The comedy legend, who died Thursday of a heart attack at 66, first began writing jokes to escape the boredom of an accounting class during his senior at the University of Arizona. When George Carlin, one of Shandling’s stand up heroes, offered him some encouragement after a post-concert meeting in 1972, he headed for Hollywood and found some early success as a sitcom writer for Sanford and Son and Welcome Back, Kotter.
But the naturally insecure Shandling had never considered performing his own jokes until undergoing what he always remembered as a life changing experience. Involved in a two-car fender bender, he was inspecting the damage when a third vehicle crushed him between the first two cars.
He spent two days on the critical list at the UCLA Medical Center, suffering a crushed spleen among other injuries. During his recovery, Shandling adopted a new attitude towards the future of his budding career.
“I came to realize I should do what I want to in my life, and I wanted to do stand-up,” he told PEOPLE. The accident also caused him to adopt a more introspective view of his personal life. “I like to go up to my cabin in the mountains and hike and hang out alone. That’s what my life is about,” he said.
Shandling became a health enthusiast, sipping down natural juices and taking up meditation. “I read a lot about philosophy and read a lot of Zen,” he explained.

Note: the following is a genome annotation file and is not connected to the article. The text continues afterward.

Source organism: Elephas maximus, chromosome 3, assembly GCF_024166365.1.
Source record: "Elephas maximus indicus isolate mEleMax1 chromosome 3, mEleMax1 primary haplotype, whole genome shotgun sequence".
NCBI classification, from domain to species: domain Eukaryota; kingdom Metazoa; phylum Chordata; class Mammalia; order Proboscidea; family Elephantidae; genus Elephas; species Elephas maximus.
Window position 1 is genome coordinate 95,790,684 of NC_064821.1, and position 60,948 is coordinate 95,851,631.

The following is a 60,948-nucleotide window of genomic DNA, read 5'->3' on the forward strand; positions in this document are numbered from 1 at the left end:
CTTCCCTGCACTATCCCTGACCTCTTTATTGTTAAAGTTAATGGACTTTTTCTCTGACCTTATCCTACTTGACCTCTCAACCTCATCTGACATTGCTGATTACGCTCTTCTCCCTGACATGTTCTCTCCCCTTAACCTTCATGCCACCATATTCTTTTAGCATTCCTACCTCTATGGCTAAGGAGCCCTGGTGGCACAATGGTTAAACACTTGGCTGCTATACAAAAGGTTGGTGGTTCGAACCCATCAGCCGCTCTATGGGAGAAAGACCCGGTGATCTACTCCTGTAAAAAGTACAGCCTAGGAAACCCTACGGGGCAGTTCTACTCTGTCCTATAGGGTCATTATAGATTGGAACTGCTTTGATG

Reinvigorated by the idea of performing stand-up, he hit the comedy circuit and was eventually noticed by Joan Rivers. Rivers, at the time a regular guest host of The Tonight Show, introduced Shandling to Johnny Carson, who tapped him to be a substitute host after a half-dozen or so appearances.
Guest hosting the talk show was a lifelong goal for the comedian, but with his newfound dedication to self-contemplation, Shandling eventually decided to move on. “When I was a stand-up comic,” he said, “one of my goals was to guest-host The Tonight Show. But going on night after night … it started to get old very quickly.”
And so It’s Garry Shandling’s Show was born, running from 1986-1990, and helping to launch what would become his storied career in front of the camera.
The comedy world has come together on Thursday to mourn the loss of Shandling and to pay tribute to the comic genius. His longtime friend and colleague Kathy Griffith said in a statement to PEOPLE, “I’m crushed. That man, made me laugh. Spoke to me as a peer. Even though I’ve known him since the 90s, it’s in the last few years that we have had meaningful and memorable one-on-one talks. I had no idea our last one would be four days ago.”